When my kids were young, I used to peer into their bedrooms while they slept and look at them in awe thinking how innocent they seemed. It was a warm feeling, seeing them so silent and at peace. I wondered what was going on in their heads.
Now that they are in their late teens, I know what is going through their minds. They think their parents are … stupid. I and many Baby Boomer parents have been deemed idiots by teen standards. All of a sudden, the kids are brimming with wisdom, and we parents don't know a thing. We have been downgraded to dummies who can do nothing but hand out money. And I've spoken to other parents who have had the same experience with their kids.
It's not that the kids don't love us. It's simply a phase they're putting us through.
I feel like a sage sometimes. A Jedi master who understands so much more about people and life than when I was younger. Yet half the time all I get as a response from my kids is the rolling of eyes or the impatient "That's not true."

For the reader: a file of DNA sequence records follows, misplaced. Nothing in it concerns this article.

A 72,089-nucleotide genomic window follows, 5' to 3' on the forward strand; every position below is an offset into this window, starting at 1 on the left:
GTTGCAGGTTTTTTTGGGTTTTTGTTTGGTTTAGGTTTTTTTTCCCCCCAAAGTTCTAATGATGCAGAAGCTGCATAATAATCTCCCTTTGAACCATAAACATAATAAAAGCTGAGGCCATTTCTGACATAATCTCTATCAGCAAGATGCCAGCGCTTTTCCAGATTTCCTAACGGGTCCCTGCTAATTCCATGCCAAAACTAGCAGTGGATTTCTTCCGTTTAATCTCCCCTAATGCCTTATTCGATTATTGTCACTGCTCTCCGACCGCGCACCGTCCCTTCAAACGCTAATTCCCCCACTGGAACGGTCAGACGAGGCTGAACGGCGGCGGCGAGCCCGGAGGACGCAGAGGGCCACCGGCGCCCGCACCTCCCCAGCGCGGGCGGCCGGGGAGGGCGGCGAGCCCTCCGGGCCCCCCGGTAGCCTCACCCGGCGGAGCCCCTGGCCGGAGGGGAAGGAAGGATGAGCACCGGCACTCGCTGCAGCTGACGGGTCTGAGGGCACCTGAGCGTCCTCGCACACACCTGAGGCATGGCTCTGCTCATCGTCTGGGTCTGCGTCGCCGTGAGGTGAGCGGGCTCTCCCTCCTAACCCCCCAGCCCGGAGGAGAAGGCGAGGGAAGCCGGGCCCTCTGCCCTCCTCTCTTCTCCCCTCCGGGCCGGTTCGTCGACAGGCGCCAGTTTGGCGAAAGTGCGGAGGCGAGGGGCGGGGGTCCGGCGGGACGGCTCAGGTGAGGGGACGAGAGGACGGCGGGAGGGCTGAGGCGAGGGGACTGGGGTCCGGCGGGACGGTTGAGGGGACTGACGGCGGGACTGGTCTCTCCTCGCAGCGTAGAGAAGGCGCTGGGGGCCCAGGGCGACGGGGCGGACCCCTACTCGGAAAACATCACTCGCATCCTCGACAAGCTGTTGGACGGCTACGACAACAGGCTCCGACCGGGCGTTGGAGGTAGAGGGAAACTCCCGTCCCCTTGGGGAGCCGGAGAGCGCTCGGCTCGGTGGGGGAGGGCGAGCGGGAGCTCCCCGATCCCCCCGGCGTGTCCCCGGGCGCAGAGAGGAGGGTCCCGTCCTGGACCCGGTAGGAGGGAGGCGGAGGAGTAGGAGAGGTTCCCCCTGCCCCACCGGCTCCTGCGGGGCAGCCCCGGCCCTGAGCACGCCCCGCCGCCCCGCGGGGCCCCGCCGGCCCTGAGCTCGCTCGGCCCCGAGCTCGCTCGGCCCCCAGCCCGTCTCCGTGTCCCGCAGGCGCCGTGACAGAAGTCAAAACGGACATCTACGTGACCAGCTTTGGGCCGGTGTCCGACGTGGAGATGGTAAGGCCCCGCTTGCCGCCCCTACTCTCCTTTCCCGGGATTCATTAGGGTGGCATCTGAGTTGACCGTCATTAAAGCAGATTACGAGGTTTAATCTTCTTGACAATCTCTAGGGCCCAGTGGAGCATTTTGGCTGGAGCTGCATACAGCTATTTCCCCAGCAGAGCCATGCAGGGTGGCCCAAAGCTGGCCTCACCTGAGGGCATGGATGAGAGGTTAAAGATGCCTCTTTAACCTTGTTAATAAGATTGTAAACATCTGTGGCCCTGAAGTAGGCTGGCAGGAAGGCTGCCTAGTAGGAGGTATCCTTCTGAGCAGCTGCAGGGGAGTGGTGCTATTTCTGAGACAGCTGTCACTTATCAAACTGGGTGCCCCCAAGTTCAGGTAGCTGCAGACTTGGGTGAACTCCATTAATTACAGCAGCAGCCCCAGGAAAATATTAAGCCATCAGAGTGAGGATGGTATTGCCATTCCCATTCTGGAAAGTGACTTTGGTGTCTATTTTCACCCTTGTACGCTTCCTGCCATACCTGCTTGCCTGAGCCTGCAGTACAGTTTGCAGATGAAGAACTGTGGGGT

The one thing I do know is that my kids never question or doubt my cooking skills. With the risk of sounding like Rodney Dangerfield, the only place I still get respect is in the kitchen. I never hear "It's not the way to do something" or "Add more basil." And the only time I get a roll of the eyes is when dinner isn't ready on time.
I am happy my kitchen remains a place I can earn parental respect.
Here's a dish that has become a favorite this summer while my daughter Sabrina is home from school. This recipe can be eaten as a side dish by omitting the tofu layers and cheese. You can also add yellow squash if you like. It's important that you brown the zucchini first, remove it from the pan and then caramelize the onions. If you don't take time for this step you change the taste completely. As you know by now, we like spicy food in my family, but you can leave out the chili if you wish.
I always use fresh corn for this recipe, but you can use frozen if you are in a hurry. It's simple to remove the kernels from the cob. Simply stand the corn vertically on a plate or cutting board and slice them away in sections from the cob.
—By Chef Steve Petusevsky